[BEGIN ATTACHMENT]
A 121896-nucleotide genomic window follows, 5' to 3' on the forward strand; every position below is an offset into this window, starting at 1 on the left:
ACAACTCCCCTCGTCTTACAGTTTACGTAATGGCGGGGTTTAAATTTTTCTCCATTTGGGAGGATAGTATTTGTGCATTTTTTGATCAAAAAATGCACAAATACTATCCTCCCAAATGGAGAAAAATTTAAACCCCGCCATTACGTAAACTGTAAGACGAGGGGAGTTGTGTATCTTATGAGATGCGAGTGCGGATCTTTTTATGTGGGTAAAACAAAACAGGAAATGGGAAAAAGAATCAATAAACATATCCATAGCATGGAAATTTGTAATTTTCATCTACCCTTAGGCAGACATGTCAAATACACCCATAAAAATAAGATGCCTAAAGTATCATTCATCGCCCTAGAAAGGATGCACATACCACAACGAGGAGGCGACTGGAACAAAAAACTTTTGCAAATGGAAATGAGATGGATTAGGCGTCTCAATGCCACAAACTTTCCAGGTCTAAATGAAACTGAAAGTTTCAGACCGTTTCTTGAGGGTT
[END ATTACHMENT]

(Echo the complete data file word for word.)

A 121896-nucleotide genomic window follows, 5' to 3' on the forward strand; every position below is an offset into this window, starting at 1 on the left:
ACAACTCCCCTCGTCTTACAGTTTACGTAATGGCGGGGTTTAAATTTTTCTCCATTTGGGAGGATAGTATTTGTGCATTTTTTGATCAAAAAATGCACAAATACTATCCTCCCAAATGGAGAAAAATTTAAACCCCGCCATTACGTAAACTGTAAGACGAGGGGAGTTGTGTATCTTATGAGATGCGAGTGCGGATCTTTTTATGTGGGTAAAACAAAACAGGAAATGGGAAAAAGAATCAATAAACATATCCATAGCATGGAAATTTGTAATTTTCATCTACCCTTAGGCAGACATGTCAAATACACCCATAAAAATAAGATGCCTAAAGTATCATTCATCGCCCTAGAAAGGATGCACATACCACAACGAGGAGGCGACTGGAACAAAAAACTTTTGCAAATGGAAATGAGATGGATTAGGCGTCTCAATGCCACAAACTTTCCAGGTCTAAATGAAACTGAAAGTTTCAGACCGTTTCTTGAGGGTT